The houses are now being slowly upgraded to concrete. I can only imagine how it would be if the houses were made of indigenous materials such as cogon. It is common in the Cordillera that the houses are raised from the ground. The ground floor is used for storage and/or shelter animals. You can still see houses like this. What is also remarkable is that they seem to follow a certain style as noticeable in the way the roofs were built.

Breakfast is then served while enjoying the view outside.

This is how food is served. These are chopped and boiled pig, cow or carabao meat. In one house that we went, the cuts were bigger. During our stay there, we ate meals in different houses. What happens is that, one family will host a meal. During our stay there, we would be climbing up and down the mountains for our next meal. All those meat that we ate were put to good use.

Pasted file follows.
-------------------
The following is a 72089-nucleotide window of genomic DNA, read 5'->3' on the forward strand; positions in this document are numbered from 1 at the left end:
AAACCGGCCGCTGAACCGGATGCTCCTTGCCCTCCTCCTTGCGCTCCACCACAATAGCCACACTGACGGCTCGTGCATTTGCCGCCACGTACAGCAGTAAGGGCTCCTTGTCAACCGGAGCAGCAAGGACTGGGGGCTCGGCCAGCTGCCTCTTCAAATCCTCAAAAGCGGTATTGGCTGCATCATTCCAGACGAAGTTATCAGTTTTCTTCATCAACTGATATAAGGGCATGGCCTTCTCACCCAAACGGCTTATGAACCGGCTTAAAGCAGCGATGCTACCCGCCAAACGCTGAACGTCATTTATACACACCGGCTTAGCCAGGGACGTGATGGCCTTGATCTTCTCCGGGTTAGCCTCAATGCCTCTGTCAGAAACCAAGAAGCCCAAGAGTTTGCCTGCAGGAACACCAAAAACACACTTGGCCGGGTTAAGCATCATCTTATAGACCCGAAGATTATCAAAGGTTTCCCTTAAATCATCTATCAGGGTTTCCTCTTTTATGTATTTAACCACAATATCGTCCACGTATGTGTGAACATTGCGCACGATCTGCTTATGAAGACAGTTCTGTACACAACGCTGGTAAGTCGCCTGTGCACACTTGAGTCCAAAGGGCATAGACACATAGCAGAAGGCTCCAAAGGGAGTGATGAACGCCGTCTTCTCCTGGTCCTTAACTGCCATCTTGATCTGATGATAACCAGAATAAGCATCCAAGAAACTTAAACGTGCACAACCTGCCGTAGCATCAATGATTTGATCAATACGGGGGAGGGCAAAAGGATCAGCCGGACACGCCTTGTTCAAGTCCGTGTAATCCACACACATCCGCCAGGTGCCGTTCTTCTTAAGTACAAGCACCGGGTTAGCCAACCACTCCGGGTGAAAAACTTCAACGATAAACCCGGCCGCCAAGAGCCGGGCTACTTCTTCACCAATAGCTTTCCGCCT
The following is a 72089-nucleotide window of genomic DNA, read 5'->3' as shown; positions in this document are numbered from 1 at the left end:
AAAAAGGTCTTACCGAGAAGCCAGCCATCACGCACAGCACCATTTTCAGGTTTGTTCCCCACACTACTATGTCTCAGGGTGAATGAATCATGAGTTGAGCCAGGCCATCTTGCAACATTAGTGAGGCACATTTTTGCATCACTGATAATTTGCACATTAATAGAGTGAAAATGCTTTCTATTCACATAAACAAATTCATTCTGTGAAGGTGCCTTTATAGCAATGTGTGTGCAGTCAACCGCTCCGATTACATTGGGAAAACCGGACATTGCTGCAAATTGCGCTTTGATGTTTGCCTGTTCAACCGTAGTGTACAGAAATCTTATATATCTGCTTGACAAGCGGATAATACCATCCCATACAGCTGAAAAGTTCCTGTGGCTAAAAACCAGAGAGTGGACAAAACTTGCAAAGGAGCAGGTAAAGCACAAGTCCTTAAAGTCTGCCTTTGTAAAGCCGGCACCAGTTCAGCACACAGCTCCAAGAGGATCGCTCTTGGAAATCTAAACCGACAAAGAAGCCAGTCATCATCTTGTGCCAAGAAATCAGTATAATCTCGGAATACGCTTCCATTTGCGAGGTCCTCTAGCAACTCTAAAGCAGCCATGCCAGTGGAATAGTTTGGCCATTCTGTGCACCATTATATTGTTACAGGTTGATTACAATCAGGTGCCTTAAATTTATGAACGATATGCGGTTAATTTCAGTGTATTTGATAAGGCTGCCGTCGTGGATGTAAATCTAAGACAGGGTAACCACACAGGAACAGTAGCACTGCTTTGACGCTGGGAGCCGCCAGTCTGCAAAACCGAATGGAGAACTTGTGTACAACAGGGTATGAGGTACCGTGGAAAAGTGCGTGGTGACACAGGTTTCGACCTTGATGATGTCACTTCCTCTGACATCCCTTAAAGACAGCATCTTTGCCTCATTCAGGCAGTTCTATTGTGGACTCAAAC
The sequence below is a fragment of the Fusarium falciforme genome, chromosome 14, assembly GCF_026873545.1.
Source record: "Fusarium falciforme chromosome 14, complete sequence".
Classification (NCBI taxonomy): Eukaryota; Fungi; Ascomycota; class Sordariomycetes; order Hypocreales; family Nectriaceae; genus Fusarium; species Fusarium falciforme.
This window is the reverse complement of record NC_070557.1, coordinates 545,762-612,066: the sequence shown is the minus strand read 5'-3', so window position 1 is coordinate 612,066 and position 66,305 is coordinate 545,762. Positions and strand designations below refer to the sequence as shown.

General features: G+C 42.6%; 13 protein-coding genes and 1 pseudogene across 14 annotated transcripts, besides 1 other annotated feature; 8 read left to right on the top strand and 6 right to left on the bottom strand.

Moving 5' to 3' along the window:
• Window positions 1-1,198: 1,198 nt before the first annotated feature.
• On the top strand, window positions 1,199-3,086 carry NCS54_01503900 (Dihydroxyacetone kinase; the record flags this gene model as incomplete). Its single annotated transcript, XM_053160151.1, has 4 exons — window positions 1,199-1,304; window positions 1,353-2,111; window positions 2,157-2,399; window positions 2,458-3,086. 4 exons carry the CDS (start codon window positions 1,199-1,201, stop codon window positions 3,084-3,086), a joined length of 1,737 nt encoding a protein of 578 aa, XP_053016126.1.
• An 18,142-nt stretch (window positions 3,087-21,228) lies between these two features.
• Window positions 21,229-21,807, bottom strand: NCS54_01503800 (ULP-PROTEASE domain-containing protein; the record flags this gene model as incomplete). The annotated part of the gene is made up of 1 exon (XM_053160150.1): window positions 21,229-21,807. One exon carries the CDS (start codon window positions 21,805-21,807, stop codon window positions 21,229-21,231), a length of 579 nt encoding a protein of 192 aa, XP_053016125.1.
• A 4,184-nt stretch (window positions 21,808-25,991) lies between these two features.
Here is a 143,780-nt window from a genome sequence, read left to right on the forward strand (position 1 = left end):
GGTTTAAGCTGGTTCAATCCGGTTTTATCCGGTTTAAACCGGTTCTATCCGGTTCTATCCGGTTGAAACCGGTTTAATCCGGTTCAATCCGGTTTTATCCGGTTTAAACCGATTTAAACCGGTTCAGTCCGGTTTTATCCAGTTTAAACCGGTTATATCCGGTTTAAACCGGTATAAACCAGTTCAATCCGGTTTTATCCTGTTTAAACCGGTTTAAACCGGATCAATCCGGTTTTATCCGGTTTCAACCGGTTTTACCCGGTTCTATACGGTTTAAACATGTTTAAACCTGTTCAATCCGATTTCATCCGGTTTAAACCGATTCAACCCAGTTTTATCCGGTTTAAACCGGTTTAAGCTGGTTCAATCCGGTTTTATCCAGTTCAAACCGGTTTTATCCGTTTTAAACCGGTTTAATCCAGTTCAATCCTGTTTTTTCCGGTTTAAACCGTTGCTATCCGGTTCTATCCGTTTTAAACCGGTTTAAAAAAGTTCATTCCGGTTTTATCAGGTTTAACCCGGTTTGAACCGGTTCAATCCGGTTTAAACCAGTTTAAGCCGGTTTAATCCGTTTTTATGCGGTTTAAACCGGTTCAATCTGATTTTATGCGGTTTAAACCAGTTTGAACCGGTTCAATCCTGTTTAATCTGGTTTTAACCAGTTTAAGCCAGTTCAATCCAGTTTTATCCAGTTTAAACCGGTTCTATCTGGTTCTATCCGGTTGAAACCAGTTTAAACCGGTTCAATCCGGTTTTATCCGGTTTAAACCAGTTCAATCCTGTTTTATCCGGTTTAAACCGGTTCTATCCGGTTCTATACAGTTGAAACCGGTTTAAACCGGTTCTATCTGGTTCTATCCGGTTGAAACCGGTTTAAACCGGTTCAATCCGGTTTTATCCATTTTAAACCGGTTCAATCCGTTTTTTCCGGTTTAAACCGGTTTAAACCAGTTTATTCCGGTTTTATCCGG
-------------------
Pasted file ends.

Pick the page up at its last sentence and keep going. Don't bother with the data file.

After our breakfast, we prepared and then headed to the wedding venue. It was a simple wedding done at the school's gym but it was attended by prominent people of Sadanga.

After the ceremony, the other fun part awaited and I believe it was what everyone was looking forward to - food and cañao.

Events like this, the whole town is invited. In a community where majority of people knows each other, getting married is a serious matter especially financially. You have to be prepared to feed hundreds of people. The night before the wedding, it is hard to sleep because you can hear pigs being butchered and at the same time folks taking part in the cañao which happen all night long until the next morning. Days before the wedding, during the wedding and even after the wedding, people still dance.

This man was carrying one of the many pigs butchered at that time. Some of the pigs were butchered and roasted and cooked to be served. Some were butchered and sliced to be given away to guests.